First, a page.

Wireless LAN Security FAQ
By Christopher W. Klaus of Internet Security Systems (ISS). Please
send corrections, additions, and new questions to cwkpub...@iss.net.
Version 1.6 - Last Updated September 30th 2002
*  Where do I get the latest version of this Wireless LAN
*  What is the overview of Wireless LAN 802.11 technology?
+ [1.1] When will 802.11a arrive and how will the security be
different than 802.11b?
+ [1.2] What is an Access Point?
+ [1.3] How much does the equipment for wireless 802.11b cost?
+ [1.4] Are companies the only wireless targets by attackers?
+ [1.5] Where can you find wireless 802.11 networks?
+ [1.6] How does the antenna affect wireless LAN security?
o [1.6.1] How do I build a cheap and effective antenna?
+ [1.7] Can you spot a laptop with wireless 802.11 capability
by looking for the antenna?
*  What are the major security risks to 802.11b?
+ [2.1] What are Insertion Attacks?
o [2.1.1]Plug-in Unauthorized Clients
o [2.1.2]Plug-In Unauthorized Renegade Base Stations
+ [2.2] What are Interception and monitoring wireless traffic
o [2.2.1] Wireless Sniffer
o [2.2.2] Hijacking the session
o [2.2.3] Broadcast Monitoring
o [2.2.4] ArpSpoof Monitoring and Hijacking
# [18.104.22.168] Hijacking SSL (Secure Socket Layer) and
SSH (Secure Shell) connections
o [2.2.5] BaseStation Clone (Evil Twin) intercept traffic
+ [2.3] What are AP and Client Misconfigurations?
o [2.3.1] Server Set ID (SSID)
# [22.214.171.124] What are the default SSID's?
o [2.3.2] What is Secure Access Mode?
o [2.3.3] Bruteforce Base Station SSID
o [2.3.4] Can the SSID be encrypted?
o [2.3.5] By turning off the broadcast of SSID, can
someone still sniff the SSID?
o [2.3.6] Wired Equivalent Privacy (WEP)
# [126.96.36.199] Attacks against WEP
# [188.8.131.52] Default WEP Keys
# [184.108.40.206] How Large is WEP Keys
o [2.3.7] SNMP community words
# [220.127.116.11] SNMP Vulnerabilities
o [2.3.8] Configuration Interfaces
o [2.3.9] Client side security risk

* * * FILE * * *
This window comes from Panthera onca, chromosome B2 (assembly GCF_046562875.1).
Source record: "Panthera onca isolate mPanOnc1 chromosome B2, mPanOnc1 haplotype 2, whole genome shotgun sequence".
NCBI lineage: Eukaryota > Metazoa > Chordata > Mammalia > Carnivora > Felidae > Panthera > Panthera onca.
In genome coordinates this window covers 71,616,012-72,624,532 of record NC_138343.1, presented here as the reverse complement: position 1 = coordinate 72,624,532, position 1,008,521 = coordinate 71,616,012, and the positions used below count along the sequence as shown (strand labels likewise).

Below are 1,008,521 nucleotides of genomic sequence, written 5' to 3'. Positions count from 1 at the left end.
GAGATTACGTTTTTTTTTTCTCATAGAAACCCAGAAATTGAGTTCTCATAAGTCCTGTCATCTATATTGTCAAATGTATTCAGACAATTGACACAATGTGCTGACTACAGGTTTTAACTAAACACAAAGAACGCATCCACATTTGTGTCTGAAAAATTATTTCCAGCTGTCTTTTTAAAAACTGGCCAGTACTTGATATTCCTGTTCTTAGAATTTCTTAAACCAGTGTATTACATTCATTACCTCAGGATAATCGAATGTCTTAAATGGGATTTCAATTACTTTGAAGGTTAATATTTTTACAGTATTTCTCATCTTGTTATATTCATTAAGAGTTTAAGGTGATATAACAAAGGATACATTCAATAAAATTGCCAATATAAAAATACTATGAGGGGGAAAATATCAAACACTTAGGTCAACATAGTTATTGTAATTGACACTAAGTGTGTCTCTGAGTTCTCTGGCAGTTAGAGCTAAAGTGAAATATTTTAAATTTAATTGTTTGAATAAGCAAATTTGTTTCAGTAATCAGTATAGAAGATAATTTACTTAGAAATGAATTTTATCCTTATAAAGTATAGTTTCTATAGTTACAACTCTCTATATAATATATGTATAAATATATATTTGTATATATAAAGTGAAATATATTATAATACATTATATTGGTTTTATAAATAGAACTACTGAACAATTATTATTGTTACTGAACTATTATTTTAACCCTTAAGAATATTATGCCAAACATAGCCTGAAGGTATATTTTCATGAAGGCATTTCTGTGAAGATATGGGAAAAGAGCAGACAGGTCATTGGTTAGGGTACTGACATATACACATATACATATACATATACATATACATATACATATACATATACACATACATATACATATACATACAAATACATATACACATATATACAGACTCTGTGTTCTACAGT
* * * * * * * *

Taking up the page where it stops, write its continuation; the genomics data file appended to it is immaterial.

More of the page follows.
o [2.3.10] Installation Risk
+ [2.4] What is Jamming?
o [2.4.1] 2.4 GHz Interfering Technology
+ [2.5] What are Client to Client Attacks?
o [2.5.1] Filesharing and other TCP/IP service attacks
o [2.5.2] DOS (Denial of Service)
o [2.5.3] Hybrid Threats
+ [2.6] War Driving Access Point Maps
+ [2.7] Parasitic Grids
*  What are solutions to minimizing WLAN security risk?
+ [3.1] Wireless Security Policy and Architecture Design
o [3.1.1] Basic Field Coverage
+ [3.2] Treat BaseStations as Untrusted
+ [3.3] Base Station Configuration Policy
o [3.3.1] 802.1X Security
+ [3.4] Base Station Discovery
o [3.4.1] Honeypots - FakeAP
+ [3.5] Base Station Security Assessments
+ [3.6] Wireless Client Protection
*  Who is making 802.11 Security Solutions?
+ [4.1] 802.11 Gateway Infrastructure
+ [4.2] 802.11 Security Analysis Tools
*  About Internet Security System's Wireless 802.11b Solution
*  Acknowledgements
* Added new war driving maps.
* Updated 802.11a as being now available.
* Added how large is WEP key information.
* Added acknowledgements section
* Added Honeypots - FakeAP
* Add basic field coverage strategy
* Added all of Netgear's default WEP keys.
* Added Pringles Can and Waveguide Antenna Info.
* Added hybrid threats, next-gen virus/worm spread by wireless.
* Added Parasitic Grids. Free anonymous access for intruders.
* Added SNMP vulnerabilities.
* Added 802.1X Security, and its flaws.
* Added MiniStumbler, Wireless Scanner, BlackICE PC Protection.
* Added info on Broadcast pings.
* Added Section 1.7 regarding internal antenna.
* Added link to Cigital regarding ArpSpoofing. Cigital put together
a nice diagram of the attack.
* Added Default WEP key for NetGear AP.
* Added link to BSD version of AirSnort.
* Added where this WLAN Security FAQ can be found.
* Cleaned up the formatting
* Added better indexing, added hyperlinks between index and content
* Added link to article on wireless LAN antennas
* Added NetStumbler, WEPCrack tools, Added WEP insecurity paper
* Added Ecutel, BlueSocket, and NetMotion as WLAN Sec. Products